Today we hand our children a smart phone to stay in touch with us. At the same time, we must realize these hand-held devices are a computer and they accesses pornography which teaches just the opposite of the values we are attempting to instill.  Are you aware that Hollywood produces around 600 to 700 films per year while the pornography industry produces 13,000 films per year? Children are accessing some of the worst, most horrific sexual smut available for free on their phones each and every day.

In these times we are hard pressed to find any moral guidance coming from Washington DC, even as governmental leaders call for morality.  And Hollywood continually puts out sexually provocative films and then expects morality among its ranks.  You cannot have it both ways…sorry.

So let’s take responsibility for our own lives and the lives of our family.  We need to have a zero tolerance of pornography and sexually explicit movies and television.

No matter the ill in our society, God’s word has already spoken on the subject and given us the most safe, most protective and life-giving answers. It is that same book that mentions not lying, not stealing, not committing adultery, not coveting and not murdering.  This is not a call to fight or resist our government, our schools or even Hollywood, but it is a call to remember who our enemy actually is.

For our struggle is not against flesh and blood, but against the rulers, against the authorities, against the powers of this dark world and against the spiritual forces of evil in the heavenly realms.  (Ephesians 6: 12)

The weapons we fight with are not the weapons of the world.  On the contrary, they have divine power to demolish strongholds.(I Corinthians 10: 2)





Have You Been Noticed Lately?

8 10 2018

My grandson often asks me, “Papaw, did you see me _________?” You can fill in the blank with almost anything he does or desires to be noticed doing.  It can be really small, but he still wants to be observed.  He longs for that voice of approval and praise.  It’s a child thing, right?

 

Actually it’s a people thing.  Do you desire your spouse to notice you?  How about your boss?  Do you like it when your teacher notices your extra effort or when your neighbor compliments you on your landscaping?

 

Here is the troubling thing in longing to be noticed.  If it’s simply all about me, then I can’t be noticed enough. If being noticed connects to my personal need for security or affirmation, I can’t get enough attention.  In my desire to build some level of esteem, my need becomes insatiable.  My being noticed tank will never be full.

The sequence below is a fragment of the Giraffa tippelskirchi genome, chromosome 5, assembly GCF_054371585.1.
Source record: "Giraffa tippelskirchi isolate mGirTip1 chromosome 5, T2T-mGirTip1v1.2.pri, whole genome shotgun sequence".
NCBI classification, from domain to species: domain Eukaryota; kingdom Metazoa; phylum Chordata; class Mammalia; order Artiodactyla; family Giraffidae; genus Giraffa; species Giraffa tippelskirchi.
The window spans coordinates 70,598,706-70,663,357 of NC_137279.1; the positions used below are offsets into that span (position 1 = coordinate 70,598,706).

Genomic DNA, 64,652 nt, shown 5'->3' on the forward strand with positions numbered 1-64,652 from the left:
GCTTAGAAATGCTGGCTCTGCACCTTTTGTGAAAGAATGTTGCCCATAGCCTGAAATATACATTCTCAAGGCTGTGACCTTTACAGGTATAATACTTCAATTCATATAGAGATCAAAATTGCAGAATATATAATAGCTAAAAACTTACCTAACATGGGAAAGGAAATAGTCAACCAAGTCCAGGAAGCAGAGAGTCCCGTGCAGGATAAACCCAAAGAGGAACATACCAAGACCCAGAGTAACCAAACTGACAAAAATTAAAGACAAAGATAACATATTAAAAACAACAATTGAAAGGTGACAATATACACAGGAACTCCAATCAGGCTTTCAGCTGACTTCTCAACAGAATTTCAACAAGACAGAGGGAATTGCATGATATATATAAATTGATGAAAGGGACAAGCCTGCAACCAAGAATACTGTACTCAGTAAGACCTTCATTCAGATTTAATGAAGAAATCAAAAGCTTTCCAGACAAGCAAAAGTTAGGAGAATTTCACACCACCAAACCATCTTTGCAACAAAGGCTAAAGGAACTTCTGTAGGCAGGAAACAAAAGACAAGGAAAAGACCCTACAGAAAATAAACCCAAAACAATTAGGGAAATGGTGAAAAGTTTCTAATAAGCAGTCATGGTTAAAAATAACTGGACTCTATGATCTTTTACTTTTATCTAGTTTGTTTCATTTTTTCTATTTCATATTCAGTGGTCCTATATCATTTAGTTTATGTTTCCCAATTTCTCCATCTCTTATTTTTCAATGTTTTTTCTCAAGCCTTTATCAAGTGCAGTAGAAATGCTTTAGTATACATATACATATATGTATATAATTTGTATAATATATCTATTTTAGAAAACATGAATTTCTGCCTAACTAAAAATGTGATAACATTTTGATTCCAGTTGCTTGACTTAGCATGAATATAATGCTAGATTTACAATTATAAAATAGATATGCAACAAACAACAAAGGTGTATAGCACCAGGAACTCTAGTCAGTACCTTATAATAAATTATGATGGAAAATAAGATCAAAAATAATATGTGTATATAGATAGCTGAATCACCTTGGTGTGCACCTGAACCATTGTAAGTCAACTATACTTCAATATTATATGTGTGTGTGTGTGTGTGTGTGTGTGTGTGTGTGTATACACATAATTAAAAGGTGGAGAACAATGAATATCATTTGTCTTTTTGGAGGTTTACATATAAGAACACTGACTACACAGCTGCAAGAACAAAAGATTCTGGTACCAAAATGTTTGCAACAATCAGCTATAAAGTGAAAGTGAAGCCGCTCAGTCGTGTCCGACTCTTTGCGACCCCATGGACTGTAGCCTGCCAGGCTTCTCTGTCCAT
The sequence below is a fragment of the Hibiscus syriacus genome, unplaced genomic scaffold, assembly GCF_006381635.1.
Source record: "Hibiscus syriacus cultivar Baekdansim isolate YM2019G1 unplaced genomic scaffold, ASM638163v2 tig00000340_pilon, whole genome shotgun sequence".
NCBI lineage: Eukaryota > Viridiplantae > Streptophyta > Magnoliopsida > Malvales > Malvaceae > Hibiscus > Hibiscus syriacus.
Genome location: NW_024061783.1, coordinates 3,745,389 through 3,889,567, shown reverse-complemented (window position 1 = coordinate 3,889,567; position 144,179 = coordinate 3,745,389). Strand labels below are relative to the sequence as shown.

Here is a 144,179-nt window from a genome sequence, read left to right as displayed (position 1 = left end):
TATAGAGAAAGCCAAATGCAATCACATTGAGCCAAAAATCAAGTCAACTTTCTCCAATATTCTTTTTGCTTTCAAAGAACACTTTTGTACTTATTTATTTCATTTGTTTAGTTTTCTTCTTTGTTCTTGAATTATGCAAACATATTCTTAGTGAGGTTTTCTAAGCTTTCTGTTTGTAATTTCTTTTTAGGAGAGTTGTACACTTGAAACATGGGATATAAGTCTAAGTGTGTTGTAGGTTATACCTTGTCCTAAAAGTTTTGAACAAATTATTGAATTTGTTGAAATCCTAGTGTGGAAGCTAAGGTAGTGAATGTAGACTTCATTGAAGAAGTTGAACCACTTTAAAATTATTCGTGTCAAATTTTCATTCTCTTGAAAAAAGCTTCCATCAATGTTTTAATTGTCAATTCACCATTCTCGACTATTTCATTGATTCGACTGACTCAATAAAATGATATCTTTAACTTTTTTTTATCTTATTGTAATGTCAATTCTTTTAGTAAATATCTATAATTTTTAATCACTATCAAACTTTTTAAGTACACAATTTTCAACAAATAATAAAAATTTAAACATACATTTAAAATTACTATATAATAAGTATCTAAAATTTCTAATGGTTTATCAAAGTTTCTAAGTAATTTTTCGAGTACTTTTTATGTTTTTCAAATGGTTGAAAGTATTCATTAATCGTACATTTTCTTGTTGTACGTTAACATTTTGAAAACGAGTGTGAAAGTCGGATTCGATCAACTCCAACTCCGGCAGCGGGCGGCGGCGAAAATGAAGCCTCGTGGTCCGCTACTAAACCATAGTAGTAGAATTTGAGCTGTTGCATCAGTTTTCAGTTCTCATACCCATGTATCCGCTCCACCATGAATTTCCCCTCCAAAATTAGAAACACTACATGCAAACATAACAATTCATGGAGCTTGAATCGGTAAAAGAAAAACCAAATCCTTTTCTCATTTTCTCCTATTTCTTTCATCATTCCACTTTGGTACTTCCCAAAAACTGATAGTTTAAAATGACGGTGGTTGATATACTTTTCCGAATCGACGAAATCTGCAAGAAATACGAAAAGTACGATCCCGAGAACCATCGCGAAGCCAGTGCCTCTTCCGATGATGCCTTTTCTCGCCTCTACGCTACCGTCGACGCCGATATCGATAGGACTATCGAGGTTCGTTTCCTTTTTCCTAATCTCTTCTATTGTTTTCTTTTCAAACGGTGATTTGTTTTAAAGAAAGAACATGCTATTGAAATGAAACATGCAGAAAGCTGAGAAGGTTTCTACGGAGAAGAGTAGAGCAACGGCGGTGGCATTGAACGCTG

But, did you know that God notices you?  Why wouldn’t He, He created you.  He longed for your time to be born.  He has always had a plan and a desire for your life.  He has never given up on you and He is continually watching you, noticing you and delighting in you.  All other approval can become lost and we can become deeply discouraged in our self-effort to be noticed, but He waits to show you His love and His approval.

 

No spouse, no child and no parent can satisfy your longing to be noticed. However, God knew you before you were found in your mother’s womb.  He has always taken notice of you.  (Jeremiah 1:5; Ephesians 1:4)





He Holds All Things Together

1 10 2018

Have you ever felt as though you were unraveling?

 

After years of working as a social worker and then a family and marriage counselor, I often used some key scriptures for encouragement and healing. One of those scriptures I have continually appreciated its meaning and life application is found in Colossians chapter one.

 

Verse seventeen states, “He is before all things, and in him all things hold together.”  Don’t you just love how our Savior can hold us together?  Going further in verses 21-22 we find some even deeper truth, “Once you were alienated from God and were enemies in your minds because of your evil behavior. But now he has reconciled you by Christ’s physical body through death to present you holy in his sight, without blemish and free from accusation.”